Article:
Title:

Children predict future inventions for NETPark time capsule

Date:
24 July 2017
First image:
The children with their letters
Text:

Children from a local primary school predicted synthetic computer gel skin and a device that absorbs polluted air among other ideas when they were asked to think about what the inventions of the future might be.

Five winning letters with their predictions were chosen and sealed in a time capsule before being buried inside the steelwork of the new £7.6m NETPark Explorer buildings currently in development at the North East Technology Park (NETPark), in Sedgefield, UK, for future generations to find.

The overall winner, Phoebe Wright, won for her vision of a suction capsule which took in polluted air and emitted fresh air. Phoebe, 9, was invited to sign the steelwork and saw her work framed as part of the prize.

Nicole Jenkinson, Year 5 class teacher at Hardwick Primary, said: “The children have loved this challenge and have been so confident in what they’ve designed. Some have chosen incredibly imaginative ‘out there’ ideas while others have rooted their ideas in how something can improve their lives. They love thinking outside of the box and they’ve thoroughly enjoyed it.”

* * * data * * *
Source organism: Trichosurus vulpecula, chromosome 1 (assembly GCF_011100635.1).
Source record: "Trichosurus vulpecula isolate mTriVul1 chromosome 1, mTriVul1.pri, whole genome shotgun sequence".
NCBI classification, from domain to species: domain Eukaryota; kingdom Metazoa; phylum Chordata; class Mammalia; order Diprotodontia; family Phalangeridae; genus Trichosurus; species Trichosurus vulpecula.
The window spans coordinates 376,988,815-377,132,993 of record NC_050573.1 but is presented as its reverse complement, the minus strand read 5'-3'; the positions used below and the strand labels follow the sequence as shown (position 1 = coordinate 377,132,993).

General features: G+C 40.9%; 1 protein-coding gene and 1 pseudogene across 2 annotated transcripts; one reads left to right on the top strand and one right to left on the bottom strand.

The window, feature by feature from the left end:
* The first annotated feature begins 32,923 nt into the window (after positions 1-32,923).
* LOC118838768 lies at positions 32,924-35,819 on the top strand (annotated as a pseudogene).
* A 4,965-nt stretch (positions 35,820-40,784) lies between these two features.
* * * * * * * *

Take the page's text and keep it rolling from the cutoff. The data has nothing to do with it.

The competition was organised by NETPark, an IASP member, and Interserve, the international support services and construction group that is building the Explorer development, providing laboratory, clean room and office space for world class science and technology companies.

Councillor Carl Marshall, Durham County Council cabinet member for economic regeneration, said: “It’s fantastic to see that the ethos behind the innovative approach we have to business here in the county is being shared with our schoolchildren; we are enthusing them about science, inventions and the future. We’re proud to have home-grown talents working in the county on ground-breaking projects at places such as NETPark and we hope that outreach projects like this may well just inspire the next generation of inventors.”

Janet Todd, manager at NETPark for Business Durham, which runs the science park on behalf of Durham County Council, said: “The children have come up with some brilliant inventions and it’s great to see NETPark inspiring the scientists and high-tech workers of the future.”

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